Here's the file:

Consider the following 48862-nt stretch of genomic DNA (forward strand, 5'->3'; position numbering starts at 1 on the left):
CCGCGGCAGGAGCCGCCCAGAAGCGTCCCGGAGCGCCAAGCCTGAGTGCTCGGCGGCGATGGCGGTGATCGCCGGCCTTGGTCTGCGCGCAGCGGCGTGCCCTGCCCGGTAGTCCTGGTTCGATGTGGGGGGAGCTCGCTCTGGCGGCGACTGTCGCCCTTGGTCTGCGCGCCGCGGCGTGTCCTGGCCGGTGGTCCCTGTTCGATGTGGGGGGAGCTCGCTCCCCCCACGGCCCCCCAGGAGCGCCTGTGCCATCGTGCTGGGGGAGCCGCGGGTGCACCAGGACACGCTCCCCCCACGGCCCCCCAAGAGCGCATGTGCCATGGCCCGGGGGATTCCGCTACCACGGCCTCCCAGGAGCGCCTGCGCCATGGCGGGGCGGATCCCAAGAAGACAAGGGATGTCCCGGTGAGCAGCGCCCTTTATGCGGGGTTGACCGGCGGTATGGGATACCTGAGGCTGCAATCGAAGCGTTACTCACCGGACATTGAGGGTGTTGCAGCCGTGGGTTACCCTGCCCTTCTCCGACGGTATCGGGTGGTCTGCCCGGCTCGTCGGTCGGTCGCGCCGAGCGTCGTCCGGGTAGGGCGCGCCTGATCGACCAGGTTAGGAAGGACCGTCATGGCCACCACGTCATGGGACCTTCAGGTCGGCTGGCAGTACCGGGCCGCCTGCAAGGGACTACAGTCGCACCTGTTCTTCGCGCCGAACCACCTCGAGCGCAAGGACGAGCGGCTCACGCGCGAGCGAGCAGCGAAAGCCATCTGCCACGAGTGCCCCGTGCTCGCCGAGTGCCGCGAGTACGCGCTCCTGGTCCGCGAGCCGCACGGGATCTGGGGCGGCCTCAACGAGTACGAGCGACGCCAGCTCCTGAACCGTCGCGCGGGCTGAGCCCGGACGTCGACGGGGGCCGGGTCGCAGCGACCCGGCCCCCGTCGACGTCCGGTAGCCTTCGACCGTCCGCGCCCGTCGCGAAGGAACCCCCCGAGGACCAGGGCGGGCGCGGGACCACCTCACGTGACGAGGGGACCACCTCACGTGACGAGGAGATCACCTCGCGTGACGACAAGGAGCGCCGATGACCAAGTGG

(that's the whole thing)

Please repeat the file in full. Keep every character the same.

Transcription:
Consider the following 48862-nt stretch of genomic DNA (forward strand, 5'->3'; position numbering starts at 1 on the left):
CCGCGGCAGGAGCCGCCCAGAAGCGTCCCGGAGCGCCAAGCCTGAGTGCTCGGCGGCGATGGCGGTGATCGCCGGCCTTGGTCTGCGCGCAGCGGCGTGCCCTGCCCGGTAGTCCTGGTTCGATGTGGGGGGAGCTCGCTCTGGCGGCGACTGTCGCCCTTGGTCTGCGCGCCGCGGCGTGTCCTGGCCGGTGGTCCCTGTTCGATGTGGGGGGAGCTCGCTCCCCCCACGGCCCCCCAGGAGCGCCTGTGCCATCGTGCTGGGGGAGCCGCGGGTGCACCAGGACACGCTCCCCCCACGGCCCCCCAAGAGCGCATGTGCCATGGCCCGGGGGATTCCGCTACCACGGCCTCCCAGGAGCGCCTGCGCCATGGCGGGGCGGATCCCAAGAAGACAAGGGATGTCCCGGTGAGCAGCGCCCTTTATGCGGGGTTGACCGGCGGTATGGGATACCTGAGGCTGCAATCGAAGCGTTACTCACCGGACATTGAGGGTGTTGCAGCCGTGGGTTACCCTGCCCTTCTCCGACGGTATCGGGTGGTCTGCCCGGCTCGTCGGTCGGTCGCGCCGAGCGTCGTCCGGGTAGGGCGCGCCTGATCGACCAGGTTAGGAAGGACCGTCATGGCCACCACGTCATGGGACCTTCAGGTCGGCTGGCAGTACCGGGCCGCCTGCAAGGGACTACAGTCGCACCTGTTCTTCGCGCCGAACCACCTCGAGCGCAAGGACGAGCGGCTCACGCGCGAGCGAGCAGCGAAAGCCATCTGCCACGAGTGCCCCGTGCTCGCCGAGTGCCGCGAGTACGCGCTCCTGGTCCGCGAGCCGCACGGGATCTGGGGCGGCCTCAACGAGTACGAGCGACGCCAGCTCCTGAACCGTCGCGCGGGCTGAGCCCGGACGTCGACGGGGGCCGGGTCGCAGCGACCCGGCCCCCGTCGACGTCCGGTAGCCTTCGACCGTCCGCGCCCGTCGCGAAGGAACCCCCCGAGGACCAGGGCGGGCGCGGGACCACCTCACGTGACGAGGGGACCACCTCACGTGACGAGGAGATCACCTCGCGTGACGACAAGGAGCGCCGATGACCAAGTGG